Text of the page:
This care center follows a play-based curriculum. Children learn through play, and true play has certain characteristics that are upheld here. The characteristics of true play are:
-intrinsically motivated (play is child-initiated and child-led)
-unstructured (there are no rules for play, only for respecting the environment and rights of others)
-enough time (there needs to be time permitted for children to enter into the world of play, and generally this is a minimum of one hour)
-active (the children are not observing, but doing)
-process-oriented (there is no end product here; the focus is on the moment)
-involves familiar objects and environments
-an element of make-believe is present
While I do offer activities to the children on a daily basis, like cooking, crafts, Play-dough, etc., for the greater part of the day they are engaged in true play. I facilitate as needed, by helping children get involved in play and smoothing out issues as they occur. My role is predominantly that of a reliable, observant facilitator, not instructor. Because children learn through play and all of its aspects, their development in all areas is best fostered by allowing them the time and space necessary to interact in a deep and meaningful way with their world. When schedules become to busy or fixed, the children suffer. This is why we never do "educational" activities like flashcards or formal instructional lessons. Instead, their creativity and intelligence is nurtured through play, and their learning is experienced through this as well.
No matter what their age, people need a balance of activity and rest periods in order to thrive. After our active mornings, every child is required to lie down and have a 45-minute rest period. If they are awake at the end of that time, they are offered a quiet activity. If they do fall asleep, they will enjoy a full afternoon nap.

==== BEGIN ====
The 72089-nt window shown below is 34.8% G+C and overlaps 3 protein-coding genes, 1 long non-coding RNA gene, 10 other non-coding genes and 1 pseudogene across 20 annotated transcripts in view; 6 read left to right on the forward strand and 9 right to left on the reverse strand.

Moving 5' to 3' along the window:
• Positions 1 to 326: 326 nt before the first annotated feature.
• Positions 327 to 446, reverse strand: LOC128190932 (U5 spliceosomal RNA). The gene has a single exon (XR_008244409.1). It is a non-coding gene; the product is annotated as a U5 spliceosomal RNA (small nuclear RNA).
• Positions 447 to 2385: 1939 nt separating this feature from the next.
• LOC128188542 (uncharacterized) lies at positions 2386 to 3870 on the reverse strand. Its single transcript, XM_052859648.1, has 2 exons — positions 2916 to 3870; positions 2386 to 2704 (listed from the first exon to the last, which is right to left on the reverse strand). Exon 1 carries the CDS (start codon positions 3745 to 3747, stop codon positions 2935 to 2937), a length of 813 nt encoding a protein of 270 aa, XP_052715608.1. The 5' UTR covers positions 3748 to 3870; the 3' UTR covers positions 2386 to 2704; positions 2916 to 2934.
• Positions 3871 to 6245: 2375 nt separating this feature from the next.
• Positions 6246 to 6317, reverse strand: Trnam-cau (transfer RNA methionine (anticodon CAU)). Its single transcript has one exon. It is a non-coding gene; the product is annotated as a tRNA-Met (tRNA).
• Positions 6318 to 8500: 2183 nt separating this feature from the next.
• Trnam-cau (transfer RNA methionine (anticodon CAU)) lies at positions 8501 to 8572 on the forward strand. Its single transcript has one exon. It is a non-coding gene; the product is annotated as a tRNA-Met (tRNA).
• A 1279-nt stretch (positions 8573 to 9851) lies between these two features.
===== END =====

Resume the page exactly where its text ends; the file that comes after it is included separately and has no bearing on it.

If children under age two are engaging in inappropriate behaviour (hurting another child, screaming inside, etc.), they will be redirected and, if necessary, repositioned to another area of the room. Children aged two to five are beginning to develop awareness of cause and effect, so different approaches are taken. If someone is hurt, on purpose or by accident, I talk about how that behaviour hurt them, how upset they are, and how we can help that child feel better (usually by stroking their arm gently or giving them a hug). This helps them develop empathy and an awareness of the perceptions of others. If the behaviour persists, they will be asked to engage in a different activity until they feel they can respect other people or the property. In regard to cleaning up a mess or fixing something they have altered, these simple steps are followed:
1. I describe what they are doing, and my concern with it (I see you are having a lot of fun playing with water. It is all over the floor. I am worried someone may slip and get hurt).
2. I ask them to fix the problem (Please clean up the water on the floor), and then pause to give them a chance to start cleaning it.
3. If they have not started cleaning, I tell them, "You can decide where to start, or I can tell you where start", or, "You can start cleaning it up, or I can help you start cleaning it up"(by gently guiding their hand over the area with a cloth).
In this way, the consequence (cleaning the mess up) is the outcome. There is no need for bribery, time-outs, or any other discipline.
Older children have more awareness of the perceptions of others. For conflict scenarios with older preschoolers and school-aged children, we engage in mediation. Each child has the opportunity to explain what happened, in their own words. The children are encouraged to come up with a compromise, a "no-lose solution". I may suggest ideas to try if they can't think of any.
We don't say sorry. Children do not learn from this method, and also think that with one simple word anything can be forgiven and forgotten. Instead, they help the other person feel better, with kind words or a gentle touch. Again, the focus is on learning from experiences, realizing the effects of our actions, and making reparations after an incident. Corporal punishment, shame and embarrassment, and verbal put-downs are never used here.
Again, the focus is on what children can learn from their experiences, and teaching them the skills to be self-sufficient, confident, and capable individuals. I look for teachable moments throughout the day and use those as opportunities to scaffold further growth and development in the various developmental domains (social, emotional, physical, cognitive, and spiritual).